Along with the kilt and bagpipes the tartan
is the most recognized Scottish symbol and the
most popular. As can be seen everyday it is used and worn by people all over the world.
Many people believe that all tartans are associated with clans, but that is not true. Beside
clan and family tartans there are tartans for organizations, geographical areas, nations, historic
events, individuals, sports teams, corporations, universities, and a host of others. For example,
many U.S. states and Canadian provinces have their own tartans. The U.S. Army, Navy,
Marine Corps, Air Force, and Coast Guard each has a tartan. There are tartans for the
United States, Wales, Ireland, Ulster, Australia, New Zealand and even the Netherlands
and Germany. There is a tartan to commemorate Princess Diana, another for the Battle of
Culloden and one for the American Bicentennial. Notre Dame and the Virginia Military
Institute are two of a number of American colleges and universities with their own tartans.
Then there are several universal or Scottish tartans such as the Black Watch (or "Government"),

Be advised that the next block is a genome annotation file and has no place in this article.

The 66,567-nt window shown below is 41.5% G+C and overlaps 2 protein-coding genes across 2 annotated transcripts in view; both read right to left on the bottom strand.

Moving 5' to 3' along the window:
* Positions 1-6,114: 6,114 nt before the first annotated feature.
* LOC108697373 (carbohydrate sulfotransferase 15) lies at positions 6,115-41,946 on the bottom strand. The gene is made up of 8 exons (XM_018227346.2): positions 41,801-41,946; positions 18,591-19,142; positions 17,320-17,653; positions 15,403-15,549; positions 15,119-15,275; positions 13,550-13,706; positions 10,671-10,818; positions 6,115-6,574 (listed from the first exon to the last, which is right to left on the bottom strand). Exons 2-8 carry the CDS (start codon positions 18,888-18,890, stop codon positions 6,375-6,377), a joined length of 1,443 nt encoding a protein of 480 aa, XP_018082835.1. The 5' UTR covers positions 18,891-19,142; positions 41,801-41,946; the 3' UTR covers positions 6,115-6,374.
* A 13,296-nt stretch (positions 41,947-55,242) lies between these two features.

the Caledonia, the Hunting Stewart (which is not a Clan Stewart tartan), the Flower of Scotland,
and the Scottish National.
There are over 3,700 tartans recorded with the Scottish Tartans Authority with more being
created and recorded all the time. It's almost certain that even if you are not of Scottish ancestry
you will be able to find a tartan that you can identify with.
The Scottish Tartans Authority was formed in 1996 by leading Scottish weavers and tartan
retailers. It is a registered Scottish charity with the major objective of promoting a deeper
knowledge of Scottish Tartans, their origins, manufacture, use, history and development.
Scotland has no official government agency that registers tartans. The Scottish Tartans
Authority's web site is a great place for Scottish information, with a search engine for
finding tartans, although the tartan display is somewhat small. The web site's address is:
“Hunting” or “Dress”Clans (and families) frequently have more than one official tartan, some of which are
described according to the purpose for which they are named: Clan tartans are patterns
(or "setts") for general use by clans people.
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